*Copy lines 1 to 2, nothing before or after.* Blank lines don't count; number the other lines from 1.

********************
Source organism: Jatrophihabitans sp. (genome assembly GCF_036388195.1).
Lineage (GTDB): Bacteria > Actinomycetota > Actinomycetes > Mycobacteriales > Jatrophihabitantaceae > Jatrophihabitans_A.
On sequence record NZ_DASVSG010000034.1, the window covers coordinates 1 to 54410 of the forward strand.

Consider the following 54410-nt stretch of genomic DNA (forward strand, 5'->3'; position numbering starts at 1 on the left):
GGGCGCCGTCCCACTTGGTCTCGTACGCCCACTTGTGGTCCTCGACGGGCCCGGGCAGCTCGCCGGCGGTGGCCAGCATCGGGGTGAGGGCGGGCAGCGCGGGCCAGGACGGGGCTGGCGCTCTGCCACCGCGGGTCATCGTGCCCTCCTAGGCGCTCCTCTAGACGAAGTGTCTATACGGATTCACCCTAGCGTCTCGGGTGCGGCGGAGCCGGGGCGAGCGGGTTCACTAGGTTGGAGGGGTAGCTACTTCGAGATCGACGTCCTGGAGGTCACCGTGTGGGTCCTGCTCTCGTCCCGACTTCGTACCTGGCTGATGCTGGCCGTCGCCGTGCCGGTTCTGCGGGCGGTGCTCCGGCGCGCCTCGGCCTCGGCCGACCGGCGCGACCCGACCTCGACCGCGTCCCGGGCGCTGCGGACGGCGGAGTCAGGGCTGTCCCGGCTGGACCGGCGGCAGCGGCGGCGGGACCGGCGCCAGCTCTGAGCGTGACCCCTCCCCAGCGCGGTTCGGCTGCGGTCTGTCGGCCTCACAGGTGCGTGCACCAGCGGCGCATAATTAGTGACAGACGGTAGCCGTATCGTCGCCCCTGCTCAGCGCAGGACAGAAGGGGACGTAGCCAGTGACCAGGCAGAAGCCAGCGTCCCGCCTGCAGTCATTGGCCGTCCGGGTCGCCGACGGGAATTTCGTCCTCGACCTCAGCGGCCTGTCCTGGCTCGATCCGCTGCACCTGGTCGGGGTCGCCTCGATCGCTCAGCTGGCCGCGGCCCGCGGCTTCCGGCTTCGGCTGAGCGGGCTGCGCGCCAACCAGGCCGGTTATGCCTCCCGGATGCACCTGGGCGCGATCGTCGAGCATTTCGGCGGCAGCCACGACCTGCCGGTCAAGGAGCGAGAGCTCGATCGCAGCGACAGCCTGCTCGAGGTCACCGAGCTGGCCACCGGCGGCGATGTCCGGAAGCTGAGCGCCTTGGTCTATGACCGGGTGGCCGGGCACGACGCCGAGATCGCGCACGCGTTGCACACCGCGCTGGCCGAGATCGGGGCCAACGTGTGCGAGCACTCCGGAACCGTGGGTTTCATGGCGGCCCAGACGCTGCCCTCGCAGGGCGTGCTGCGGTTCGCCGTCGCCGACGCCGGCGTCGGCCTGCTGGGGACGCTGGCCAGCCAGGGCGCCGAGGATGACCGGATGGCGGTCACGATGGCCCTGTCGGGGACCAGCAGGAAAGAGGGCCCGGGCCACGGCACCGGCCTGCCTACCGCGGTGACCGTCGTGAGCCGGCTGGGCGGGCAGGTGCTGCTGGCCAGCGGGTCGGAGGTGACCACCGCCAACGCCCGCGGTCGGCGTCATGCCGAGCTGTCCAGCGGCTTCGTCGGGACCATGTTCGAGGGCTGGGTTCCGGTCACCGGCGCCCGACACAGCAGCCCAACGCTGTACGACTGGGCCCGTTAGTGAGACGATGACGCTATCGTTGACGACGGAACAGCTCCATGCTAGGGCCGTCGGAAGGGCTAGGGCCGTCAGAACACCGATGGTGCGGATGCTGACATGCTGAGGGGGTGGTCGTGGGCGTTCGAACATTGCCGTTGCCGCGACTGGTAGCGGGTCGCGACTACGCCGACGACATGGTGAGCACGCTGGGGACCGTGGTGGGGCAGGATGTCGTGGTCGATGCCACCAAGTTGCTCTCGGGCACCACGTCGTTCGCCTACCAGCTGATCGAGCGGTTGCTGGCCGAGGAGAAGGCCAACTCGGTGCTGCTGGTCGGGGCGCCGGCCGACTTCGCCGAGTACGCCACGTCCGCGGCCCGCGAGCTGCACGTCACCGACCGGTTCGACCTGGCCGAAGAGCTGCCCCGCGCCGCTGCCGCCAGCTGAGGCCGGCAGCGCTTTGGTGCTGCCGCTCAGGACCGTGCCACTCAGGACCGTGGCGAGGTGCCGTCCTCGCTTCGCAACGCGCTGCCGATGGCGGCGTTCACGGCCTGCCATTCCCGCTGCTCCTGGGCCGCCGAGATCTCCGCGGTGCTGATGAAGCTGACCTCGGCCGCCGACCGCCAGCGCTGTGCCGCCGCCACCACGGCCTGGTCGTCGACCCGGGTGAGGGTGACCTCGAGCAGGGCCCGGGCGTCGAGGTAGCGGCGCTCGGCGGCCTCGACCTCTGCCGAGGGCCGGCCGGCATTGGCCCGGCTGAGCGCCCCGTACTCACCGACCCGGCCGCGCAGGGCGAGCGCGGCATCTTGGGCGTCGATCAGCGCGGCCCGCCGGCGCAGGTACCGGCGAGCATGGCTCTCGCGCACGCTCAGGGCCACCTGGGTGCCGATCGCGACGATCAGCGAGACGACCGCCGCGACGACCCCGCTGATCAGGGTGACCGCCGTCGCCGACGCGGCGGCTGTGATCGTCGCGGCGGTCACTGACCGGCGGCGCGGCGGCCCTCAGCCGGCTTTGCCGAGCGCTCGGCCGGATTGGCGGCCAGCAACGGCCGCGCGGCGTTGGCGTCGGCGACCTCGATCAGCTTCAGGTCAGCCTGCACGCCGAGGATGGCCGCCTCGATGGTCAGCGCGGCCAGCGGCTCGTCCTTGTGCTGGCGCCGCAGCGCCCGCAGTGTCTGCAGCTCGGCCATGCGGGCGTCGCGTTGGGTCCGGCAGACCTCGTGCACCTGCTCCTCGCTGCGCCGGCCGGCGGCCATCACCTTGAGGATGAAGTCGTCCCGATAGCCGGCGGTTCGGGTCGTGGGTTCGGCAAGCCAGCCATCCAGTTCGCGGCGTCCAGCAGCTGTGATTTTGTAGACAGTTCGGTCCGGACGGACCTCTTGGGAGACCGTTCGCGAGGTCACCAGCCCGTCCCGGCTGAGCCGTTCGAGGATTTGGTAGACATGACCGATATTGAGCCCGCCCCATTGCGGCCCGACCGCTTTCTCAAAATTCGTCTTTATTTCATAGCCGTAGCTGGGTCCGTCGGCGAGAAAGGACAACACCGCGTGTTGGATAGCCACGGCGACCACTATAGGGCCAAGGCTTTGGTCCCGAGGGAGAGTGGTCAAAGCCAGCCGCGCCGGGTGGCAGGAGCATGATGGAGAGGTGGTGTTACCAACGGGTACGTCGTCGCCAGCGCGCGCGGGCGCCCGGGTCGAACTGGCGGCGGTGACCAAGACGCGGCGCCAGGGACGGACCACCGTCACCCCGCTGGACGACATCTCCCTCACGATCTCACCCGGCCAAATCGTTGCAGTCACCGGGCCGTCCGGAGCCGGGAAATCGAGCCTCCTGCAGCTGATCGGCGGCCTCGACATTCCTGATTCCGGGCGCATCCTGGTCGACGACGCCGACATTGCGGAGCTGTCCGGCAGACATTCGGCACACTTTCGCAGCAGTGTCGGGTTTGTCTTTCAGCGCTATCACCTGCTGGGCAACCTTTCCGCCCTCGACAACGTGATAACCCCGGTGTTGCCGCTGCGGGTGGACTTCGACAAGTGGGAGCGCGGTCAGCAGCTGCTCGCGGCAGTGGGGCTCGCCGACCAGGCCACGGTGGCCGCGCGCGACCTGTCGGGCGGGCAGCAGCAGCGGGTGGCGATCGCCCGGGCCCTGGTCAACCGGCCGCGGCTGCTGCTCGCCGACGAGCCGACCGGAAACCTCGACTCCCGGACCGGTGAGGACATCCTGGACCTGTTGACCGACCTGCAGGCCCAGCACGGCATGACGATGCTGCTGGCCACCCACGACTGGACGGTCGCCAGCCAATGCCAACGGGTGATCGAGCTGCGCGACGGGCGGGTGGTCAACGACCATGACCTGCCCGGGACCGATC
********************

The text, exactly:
Source organism: Jatrophihabitans sp. (genome assembly GCF_036388195.1).
Lineage (GTDB): Bacteria > Actinomycetota > Actinomycetes > Mycobacteriales > Jatrophihabitantaceae > Jatrophihabitans_A.